Government's School Sports Plan 'Must Be Fully Funded'

Peter Russell

July 16, 2019

Forty leading sports bodies called on the Government to ensure adequate funding for sporting activities for children and young people after ministers published plans to improve physical activity.

The move followed concerns that millions of youngsters were not meeting guidelines for 60 minutes of activity every day.

The Government pledged to give children in England greater opportunities to meet the Chief Medical Officer's goal, whether in school, after school, or during weekends and holidays.

"Our plan will help shift the dial in school sport – making lessons more fun and engaging, and vitally increasing the number of out of school clubs so that more young people get and stay active," said Mims Davies, Minister for Sport and Civil Society.

Sport 'Squeezed Out' of Curriculum

The School Sport and Activity Action Plan outlined measures to strengthen the role of sport within young people's daily routines, explained how teachers and parents can play their part, and promoted a 'joined up' approach to physical activity and mental wellbeing.

Earlier this month, Amanda Spielman, Ofsted's chief inspector of schools, urged the Government to do more to increase school sport amid concerns that physical education was being squeezed out of the curriculum because of spending cuts and a focus on exam results.

Research published last year by the Youth Sport Trust suggested that 38% of English secondary schools had cut timetabled physical education for 14 to 16 year olds since 2012.

The survey, based on responses from teachers at 487 secondary schools, found that by the time young people were aged 16 to 18, they were doing just 34 minutes a week at school.

"Squeezing subjects like PE out of the curriculum overlooks the fundamental purpose of education, which is surely about giving children the skills, knowledge, and qualities they need to succeed in life,” Ms Spielman told The Observer . "Schools that offer children a broad, balanced education, including plenty of opportunities to get active during the school day and through extracurricular activities, will be rewarded under our new inspection regime."

Millions Missing Out on Activity Targets

A survey of 5 to 16 year olds, published last December by Sport England, found that:

  • 17.5% (1.2 million) were meeting the 60 minutes or more of daily activity guidelines

  • 25.7% (1.8 million) were active for an average of 60 minutes or more a day across the week but not every day

  • 23.9% (1.7 million) were 'fairly active', averaging 30 to 59 minutes of activity each day

The Government said it particularly wanted to target the 32.9% of children and young people (2.3 million) who the Active Lives Children and Young People Survey found managed less than 30 minutes of physical activity each day.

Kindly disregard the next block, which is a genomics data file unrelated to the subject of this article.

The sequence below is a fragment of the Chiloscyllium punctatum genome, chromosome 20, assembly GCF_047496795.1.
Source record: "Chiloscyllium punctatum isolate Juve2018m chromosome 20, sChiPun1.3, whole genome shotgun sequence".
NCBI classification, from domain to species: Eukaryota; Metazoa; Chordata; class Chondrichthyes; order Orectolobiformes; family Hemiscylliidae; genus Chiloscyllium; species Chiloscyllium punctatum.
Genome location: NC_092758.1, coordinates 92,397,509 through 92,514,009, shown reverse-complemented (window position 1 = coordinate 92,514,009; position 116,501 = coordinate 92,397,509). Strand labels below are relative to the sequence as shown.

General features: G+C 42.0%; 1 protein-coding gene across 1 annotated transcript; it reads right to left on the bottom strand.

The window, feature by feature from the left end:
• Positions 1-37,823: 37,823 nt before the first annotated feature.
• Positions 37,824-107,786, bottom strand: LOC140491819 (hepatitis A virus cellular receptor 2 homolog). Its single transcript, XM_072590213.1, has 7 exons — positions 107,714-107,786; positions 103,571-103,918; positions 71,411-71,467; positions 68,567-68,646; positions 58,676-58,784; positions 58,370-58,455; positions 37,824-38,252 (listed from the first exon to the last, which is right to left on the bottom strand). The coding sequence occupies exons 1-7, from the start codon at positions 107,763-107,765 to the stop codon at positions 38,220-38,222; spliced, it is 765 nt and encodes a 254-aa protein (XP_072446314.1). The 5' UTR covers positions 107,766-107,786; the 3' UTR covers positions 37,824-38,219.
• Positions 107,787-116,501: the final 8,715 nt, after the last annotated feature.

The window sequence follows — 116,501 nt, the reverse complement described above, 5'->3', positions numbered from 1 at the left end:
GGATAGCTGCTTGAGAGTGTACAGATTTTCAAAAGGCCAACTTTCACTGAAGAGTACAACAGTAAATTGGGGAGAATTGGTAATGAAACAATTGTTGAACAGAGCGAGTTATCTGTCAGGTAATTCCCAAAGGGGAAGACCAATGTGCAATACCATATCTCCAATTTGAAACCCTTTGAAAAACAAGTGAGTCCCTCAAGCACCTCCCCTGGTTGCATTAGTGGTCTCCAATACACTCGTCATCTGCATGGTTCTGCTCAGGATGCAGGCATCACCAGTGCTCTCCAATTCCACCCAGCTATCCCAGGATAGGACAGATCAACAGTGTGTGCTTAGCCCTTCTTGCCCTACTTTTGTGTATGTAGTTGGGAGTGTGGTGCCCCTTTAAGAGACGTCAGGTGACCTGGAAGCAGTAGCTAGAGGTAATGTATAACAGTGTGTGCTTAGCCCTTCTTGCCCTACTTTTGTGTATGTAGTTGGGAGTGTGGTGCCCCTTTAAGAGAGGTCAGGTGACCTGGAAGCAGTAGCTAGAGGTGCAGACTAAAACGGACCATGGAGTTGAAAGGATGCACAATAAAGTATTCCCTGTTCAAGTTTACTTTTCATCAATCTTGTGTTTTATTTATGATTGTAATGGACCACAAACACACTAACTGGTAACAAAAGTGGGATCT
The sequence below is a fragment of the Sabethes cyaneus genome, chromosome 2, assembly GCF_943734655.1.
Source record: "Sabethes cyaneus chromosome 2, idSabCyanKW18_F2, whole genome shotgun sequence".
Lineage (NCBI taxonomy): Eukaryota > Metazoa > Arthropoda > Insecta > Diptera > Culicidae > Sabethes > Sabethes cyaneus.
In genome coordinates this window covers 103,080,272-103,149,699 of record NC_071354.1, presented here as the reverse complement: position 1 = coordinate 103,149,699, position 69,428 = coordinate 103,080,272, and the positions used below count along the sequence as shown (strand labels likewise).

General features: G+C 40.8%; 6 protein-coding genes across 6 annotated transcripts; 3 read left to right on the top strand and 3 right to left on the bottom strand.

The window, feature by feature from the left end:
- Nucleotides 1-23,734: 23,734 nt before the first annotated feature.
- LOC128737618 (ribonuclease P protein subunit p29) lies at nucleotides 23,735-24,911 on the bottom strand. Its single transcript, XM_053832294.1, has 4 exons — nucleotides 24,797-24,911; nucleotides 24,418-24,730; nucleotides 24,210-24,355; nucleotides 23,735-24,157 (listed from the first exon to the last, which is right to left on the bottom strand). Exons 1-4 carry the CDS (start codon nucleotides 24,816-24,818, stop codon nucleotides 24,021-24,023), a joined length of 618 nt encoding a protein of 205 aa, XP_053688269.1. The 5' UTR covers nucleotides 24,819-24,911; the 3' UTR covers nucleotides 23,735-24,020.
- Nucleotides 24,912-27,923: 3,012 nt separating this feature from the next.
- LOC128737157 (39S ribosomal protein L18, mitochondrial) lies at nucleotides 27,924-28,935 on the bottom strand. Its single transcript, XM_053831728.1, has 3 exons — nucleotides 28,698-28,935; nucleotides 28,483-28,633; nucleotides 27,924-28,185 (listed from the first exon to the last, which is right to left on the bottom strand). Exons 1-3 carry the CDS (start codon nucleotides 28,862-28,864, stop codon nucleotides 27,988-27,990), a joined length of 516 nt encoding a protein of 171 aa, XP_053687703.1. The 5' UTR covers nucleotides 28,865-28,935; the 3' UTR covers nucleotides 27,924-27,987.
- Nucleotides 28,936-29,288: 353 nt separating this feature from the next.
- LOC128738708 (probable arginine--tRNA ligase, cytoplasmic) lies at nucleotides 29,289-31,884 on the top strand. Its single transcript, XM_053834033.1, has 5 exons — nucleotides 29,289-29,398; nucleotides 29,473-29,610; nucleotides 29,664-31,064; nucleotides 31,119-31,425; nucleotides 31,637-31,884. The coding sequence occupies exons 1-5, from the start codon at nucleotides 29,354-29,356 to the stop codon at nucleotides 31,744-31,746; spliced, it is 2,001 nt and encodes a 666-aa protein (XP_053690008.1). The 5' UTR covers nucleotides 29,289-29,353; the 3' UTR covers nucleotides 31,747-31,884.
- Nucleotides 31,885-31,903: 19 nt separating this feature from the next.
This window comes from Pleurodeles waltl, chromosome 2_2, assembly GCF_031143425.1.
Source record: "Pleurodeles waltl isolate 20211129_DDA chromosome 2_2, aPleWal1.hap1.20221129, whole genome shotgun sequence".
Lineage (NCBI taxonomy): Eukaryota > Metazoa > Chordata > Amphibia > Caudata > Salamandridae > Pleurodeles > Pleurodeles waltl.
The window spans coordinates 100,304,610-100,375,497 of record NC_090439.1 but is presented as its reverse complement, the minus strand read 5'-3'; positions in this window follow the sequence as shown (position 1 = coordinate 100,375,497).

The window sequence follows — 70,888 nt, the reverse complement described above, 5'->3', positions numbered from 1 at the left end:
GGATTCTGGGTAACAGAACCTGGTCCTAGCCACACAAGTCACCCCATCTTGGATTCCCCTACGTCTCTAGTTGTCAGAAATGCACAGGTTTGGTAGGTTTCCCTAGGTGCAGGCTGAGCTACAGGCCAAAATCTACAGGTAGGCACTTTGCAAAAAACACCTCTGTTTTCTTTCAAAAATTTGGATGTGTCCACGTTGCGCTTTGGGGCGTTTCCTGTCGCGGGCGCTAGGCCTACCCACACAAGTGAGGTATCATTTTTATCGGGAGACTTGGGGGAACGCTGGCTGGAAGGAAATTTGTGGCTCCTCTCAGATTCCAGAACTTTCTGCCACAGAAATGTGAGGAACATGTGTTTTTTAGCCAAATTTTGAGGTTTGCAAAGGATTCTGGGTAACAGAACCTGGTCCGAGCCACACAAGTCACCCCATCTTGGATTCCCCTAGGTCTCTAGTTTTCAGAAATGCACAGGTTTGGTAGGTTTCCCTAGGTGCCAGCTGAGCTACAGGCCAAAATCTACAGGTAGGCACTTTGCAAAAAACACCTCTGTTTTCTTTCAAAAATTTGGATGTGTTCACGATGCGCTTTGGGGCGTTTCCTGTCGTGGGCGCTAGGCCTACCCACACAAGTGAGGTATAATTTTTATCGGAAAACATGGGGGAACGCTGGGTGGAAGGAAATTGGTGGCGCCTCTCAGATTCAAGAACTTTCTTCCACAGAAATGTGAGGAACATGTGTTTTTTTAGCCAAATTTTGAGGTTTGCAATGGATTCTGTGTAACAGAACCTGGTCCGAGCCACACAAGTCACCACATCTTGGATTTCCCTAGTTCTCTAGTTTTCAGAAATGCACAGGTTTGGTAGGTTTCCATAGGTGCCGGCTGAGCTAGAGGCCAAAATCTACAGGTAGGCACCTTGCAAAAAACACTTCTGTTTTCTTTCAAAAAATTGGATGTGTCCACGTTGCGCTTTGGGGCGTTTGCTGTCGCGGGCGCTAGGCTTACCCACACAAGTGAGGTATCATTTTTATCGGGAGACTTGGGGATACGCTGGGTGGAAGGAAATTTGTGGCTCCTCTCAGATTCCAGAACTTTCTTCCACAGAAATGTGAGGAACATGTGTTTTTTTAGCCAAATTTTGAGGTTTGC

As part of the plan, ministers said they would launch a series of regional pilots to trial innovative approaches to getting more young people active, particularly girls and children from disadvantaged backgrounds.

They would also set out a range of new measures to strengthen the role of sport within a young person's daily routine, explain how teachers and parents can play their part, and strengthen the link between physical activity and mental wellbeing.

Sports clubs and schools would be encouraged to share facilities to give young people greater access to sport and volunteering during term-time and holidays.

There would also be an emphasis on ensuring equal opportunities for boys and girls.

Funding Pilot Projects

The pilots would be joint-funded by the Department for Education (DfE), the Department for Digital, Culture, Media and Sport, and administered through Sport England. They are expected to run from September this year.

The DfE said it had committed £2.5 million in 2019 to 2020 to deliver extra training for PE teachers, help schools open up their facilities at weekends and during the holidays, and expand sports volunteering programmes to give more young people the opportunity to become sports leaders and coaches.

Sport England would invest an additional £2 million to create 400 new after-school 'satellite clubs' to promote physical activity in disadvantaged areas.

The Government said the plan would build on the £1 billion it had invested since 2013 in primary schools through the PE and Sport Premium.

Sport England hailed the plan as "a great step forward". CEO Tim Hollingsworth said its own research had shown that "physically literate children are happier, more resilient, and trusting of other youngsters" and that "enjoyment is the biggest single factor that motivates children to be active".

The Youth Sport Trust also welcomed the plan. In a joint statement signed by sports bodies including the Football Association, the England and Wales Cricket Board, and the governing bodies of rugby, it said its success would "ultimately hinge on how it is resourced and delivered, and to achieve significant change it will require improved support for school sport in the government's next spending review".


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